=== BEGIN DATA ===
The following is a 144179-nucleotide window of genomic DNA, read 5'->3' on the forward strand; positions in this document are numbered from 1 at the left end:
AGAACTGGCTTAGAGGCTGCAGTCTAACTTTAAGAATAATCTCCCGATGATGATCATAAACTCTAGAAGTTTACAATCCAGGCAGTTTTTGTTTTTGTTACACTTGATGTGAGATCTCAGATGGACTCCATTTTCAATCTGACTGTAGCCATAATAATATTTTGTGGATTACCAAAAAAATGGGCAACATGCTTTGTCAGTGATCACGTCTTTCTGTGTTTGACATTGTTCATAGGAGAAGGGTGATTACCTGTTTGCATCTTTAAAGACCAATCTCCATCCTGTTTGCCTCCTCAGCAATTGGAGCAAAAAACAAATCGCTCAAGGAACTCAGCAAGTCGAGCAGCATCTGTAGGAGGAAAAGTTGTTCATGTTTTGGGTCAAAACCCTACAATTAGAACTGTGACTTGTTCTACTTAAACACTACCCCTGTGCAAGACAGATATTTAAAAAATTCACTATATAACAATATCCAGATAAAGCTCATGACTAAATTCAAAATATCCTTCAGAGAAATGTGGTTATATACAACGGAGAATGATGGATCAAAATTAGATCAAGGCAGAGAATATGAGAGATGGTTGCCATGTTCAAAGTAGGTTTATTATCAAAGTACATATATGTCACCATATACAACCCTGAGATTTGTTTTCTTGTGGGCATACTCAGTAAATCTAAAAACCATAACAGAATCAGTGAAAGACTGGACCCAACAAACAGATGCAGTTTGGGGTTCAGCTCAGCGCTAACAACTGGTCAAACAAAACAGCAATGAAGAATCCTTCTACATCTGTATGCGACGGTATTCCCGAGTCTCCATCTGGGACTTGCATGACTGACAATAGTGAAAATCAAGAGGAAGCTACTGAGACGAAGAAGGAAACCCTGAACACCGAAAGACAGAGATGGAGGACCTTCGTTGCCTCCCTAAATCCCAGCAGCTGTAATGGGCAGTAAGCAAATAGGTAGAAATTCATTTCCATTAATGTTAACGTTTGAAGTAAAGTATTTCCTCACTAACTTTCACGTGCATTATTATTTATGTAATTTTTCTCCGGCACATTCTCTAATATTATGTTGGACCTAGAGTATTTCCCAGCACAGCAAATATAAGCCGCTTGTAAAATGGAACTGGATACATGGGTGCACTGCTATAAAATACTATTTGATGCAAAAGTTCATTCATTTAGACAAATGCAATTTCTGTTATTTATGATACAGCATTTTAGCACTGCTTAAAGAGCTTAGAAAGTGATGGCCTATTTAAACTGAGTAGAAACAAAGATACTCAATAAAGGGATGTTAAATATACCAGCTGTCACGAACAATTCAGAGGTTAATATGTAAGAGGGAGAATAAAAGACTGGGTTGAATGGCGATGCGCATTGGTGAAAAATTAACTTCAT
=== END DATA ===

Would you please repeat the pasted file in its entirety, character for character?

The following is a 144179-nucleotide window of genomic DNA, read 5'->3' on the forward strand; positions in this document are numbered from 1 at the left end:
AGAACTGGCTTAGAGGCTGCAGTCTAACTTTAAGAATAATCTCCCGATGATGATCATAAACTCTAGAAGTTTACAATCCAGGCAGTTTTTGTTTTTGTTACACTTGATGTGAGATCTCAGATGGACTCCATTTTCAATCTGACTGTAGCCATAATAATATTTTGTGGATTACCAAAAAAATGGGCAACATGCTTTGTCAGTGATCACGTCTTTCTGTGTTTGACATTGTTCATAGGAGAAGGGTGATTACCTGTTTGCATCTTTAAAGACCAATCTCCATCCTGTTTGCCTCCTCAGCAATTGGAGCAAAAAACAAATCGCTCAAGGAACTCAGCAAGTCGAGCAGCATCTGTAGGAGGAAAAGTTGTTCATGTTTTGGGTCAAAACCCTACAATTAGAACTGTGACTTGTTCTACTTAAACACTACCCCTGTGCAAGACAGATATTTAAAAAATTCACTATATAACAATATCCAGATAAAGCTCATGACTAAATTCAAAATATCCTTCAGAGAAATGTGGTTATATACAACGGAGAATGATGGATCAAAATTAGATCAAGGCAGAGAATATGAGAGATGGTTGCCATGTTCAAAGTAGGTTTATTATCAAAGTACATATATGTCACCATATACAACCCTGAGATTTGTTTTCTTGTGGGCATACTCAGTAAATCTAAAAACCATAACAGAATCAGTGAAAGACTGGACCCAACAAACAGATGCAGTTTGGGGTTCAGCTCAGCGCTAACAACTGGTCAAACAAAACAGCAATGAAGAATCCTTCTACATCTGTATGCGACGGTATTCCCGAGTCTCCATCTGGGACTTGCATGACTGACAATAGTGAAAATCAAGAGGAAGCTACTGAGACGAAGAAGGAAACCCTGAACACCGAAAGACAGAGATGGAGGACCTTCGTTGCCTCCCTAAATCCCAGCAGCTGTAATGGGCAGTAAGCAAATAGGTAGAAATTCATTTCCATTAATGTTAACGTTTGAAGTAAAGTATTTCCTCACTAACTTTCACGTGCATTATTATTTATGTAATTTTTCTCCGGCACATTCTCTAATATTATGTTGGACCTAGAGTATTTCCCAGCACAGCAAATATAAGCCGCTTGTAAAATGGAACTGGATACATGGGTGCACTGCTATAAAATACTATTTGATGCAAAAGTTCATTCATTTAGACAAATGCAATTTCTGTTATTTATGATACAGCATTTTAGCACTGCTTAAAGAGCTTAGAAAGTGATGGCCTATTTAAACTGAGTAGAAACAAAGATACTCAATAAAGGGATGTTAAATATACCAGCTGTCACGAACAATTCAGAGGTTAATATGTAAGAGGGAGAATAAAAGACTGGGTTGAATGGCGATGCGCATTGGTGAAAAATTAACTTCAT